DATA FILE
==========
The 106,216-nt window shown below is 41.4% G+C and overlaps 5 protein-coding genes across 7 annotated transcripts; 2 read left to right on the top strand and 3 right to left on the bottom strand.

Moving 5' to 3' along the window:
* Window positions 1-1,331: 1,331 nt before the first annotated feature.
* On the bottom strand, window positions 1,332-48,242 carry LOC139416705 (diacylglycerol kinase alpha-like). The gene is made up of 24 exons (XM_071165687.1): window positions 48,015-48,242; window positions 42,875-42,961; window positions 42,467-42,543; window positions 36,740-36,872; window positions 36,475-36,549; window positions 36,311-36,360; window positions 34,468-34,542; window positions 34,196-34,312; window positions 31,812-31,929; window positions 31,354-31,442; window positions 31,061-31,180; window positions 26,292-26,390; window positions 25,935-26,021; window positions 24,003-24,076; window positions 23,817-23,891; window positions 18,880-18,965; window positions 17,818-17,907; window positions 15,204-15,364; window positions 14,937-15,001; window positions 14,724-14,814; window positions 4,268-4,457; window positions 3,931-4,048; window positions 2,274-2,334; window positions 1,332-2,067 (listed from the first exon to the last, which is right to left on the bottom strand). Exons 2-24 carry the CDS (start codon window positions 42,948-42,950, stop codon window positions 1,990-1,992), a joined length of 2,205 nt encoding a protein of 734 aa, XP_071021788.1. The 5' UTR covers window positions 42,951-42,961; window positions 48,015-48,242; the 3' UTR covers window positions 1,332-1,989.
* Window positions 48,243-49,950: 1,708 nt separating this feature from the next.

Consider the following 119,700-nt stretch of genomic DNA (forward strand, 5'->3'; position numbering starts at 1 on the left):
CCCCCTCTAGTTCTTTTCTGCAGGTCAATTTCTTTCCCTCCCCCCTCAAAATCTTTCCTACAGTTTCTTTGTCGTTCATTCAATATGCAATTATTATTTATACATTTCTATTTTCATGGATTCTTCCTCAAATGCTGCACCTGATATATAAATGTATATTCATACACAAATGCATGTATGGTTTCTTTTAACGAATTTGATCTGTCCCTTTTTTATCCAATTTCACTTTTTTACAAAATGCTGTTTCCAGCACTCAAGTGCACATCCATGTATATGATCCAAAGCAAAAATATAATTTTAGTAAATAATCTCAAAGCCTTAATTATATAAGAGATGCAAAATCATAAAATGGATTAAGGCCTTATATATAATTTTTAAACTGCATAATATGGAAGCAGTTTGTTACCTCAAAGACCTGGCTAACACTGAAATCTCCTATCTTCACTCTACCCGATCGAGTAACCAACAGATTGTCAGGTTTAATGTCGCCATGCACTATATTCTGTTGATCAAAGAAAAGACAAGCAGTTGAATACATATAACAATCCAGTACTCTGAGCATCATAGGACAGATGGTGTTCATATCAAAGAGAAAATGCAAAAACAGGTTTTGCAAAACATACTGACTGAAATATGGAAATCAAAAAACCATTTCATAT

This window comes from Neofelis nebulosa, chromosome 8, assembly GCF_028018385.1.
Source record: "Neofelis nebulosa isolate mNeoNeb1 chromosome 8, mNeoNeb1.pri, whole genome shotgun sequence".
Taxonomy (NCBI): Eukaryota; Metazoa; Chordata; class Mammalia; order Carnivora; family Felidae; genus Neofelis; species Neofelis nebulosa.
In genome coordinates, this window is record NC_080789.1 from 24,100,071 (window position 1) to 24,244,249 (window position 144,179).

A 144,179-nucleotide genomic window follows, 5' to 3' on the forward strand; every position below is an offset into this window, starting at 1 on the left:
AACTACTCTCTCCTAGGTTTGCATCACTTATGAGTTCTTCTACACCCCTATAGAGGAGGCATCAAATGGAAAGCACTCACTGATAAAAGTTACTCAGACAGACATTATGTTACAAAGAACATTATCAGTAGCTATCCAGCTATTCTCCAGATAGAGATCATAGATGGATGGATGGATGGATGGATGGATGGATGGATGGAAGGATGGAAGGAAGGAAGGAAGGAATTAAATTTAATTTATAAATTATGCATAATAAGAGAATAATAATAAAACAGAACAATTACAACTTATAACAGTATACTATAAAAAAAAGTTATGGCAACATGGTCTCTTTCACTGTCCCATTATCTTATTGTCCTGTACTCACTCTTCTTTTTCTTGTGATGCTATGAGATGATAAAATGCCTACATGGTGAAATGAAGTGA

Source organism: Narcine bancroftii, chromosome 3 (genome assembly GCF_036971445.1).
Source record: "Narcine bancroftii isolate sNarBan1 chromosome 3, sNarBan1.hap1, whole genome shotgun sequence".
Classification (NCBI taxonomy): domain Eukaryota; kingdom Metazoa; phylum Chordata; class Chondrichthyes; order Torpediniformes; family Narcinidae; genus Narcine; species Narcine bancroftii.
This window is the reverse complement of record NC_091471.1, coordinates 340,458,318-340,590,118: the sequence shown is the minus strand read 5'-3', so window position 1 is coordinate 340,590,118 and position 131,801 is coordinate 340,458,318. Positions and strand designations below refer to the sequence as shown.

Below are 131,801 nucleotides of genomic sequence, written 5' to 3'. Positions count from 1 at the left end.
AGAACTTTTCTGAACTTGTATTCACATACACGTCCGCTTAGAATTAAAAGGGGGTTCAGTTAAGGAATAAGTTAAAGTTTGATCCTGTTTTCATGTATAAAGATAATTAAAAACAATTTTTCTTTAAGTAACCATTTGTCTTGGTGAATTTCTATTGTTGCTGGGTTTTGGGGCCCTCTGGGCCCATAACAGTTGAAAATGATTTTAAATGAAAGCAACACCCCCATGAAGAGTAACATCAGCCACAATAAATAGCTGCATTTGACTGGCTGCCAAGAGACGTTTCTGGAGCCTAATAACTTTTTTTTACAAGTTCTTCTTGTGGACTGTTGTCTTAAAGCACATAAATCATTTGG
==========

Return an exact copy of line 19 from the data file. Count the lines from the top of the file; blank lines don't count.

AGAACTTTTCTGAACTTGTATTCACATACACGTCCGCTTAGAATTAAAAGGGGGTTCAGTTAAGGAATAAGTTAAAGTTTGATCCTGTTTTCATGTATAAAGATAATTAAAAACAATTTTTCTTTAAGTAACCATTTGTCTTGGTGAATTTCTATTGTTGCTGGGTTTTGGGGCCCTCTGGGCCCATAACAGTTGAAAATGATTTTAAATGAAAGCAACACCCCCATGAAGAGTAACATCAGCCACAATAAATAGCTGCATTTGACTGGCTGCCAAGAGACGTTTCTGGAGCCTAATAACTTTTTTTTACAAGTTCTTCTTGTGGACTGTTGTCTTAAAGCACATAAATCATTTGG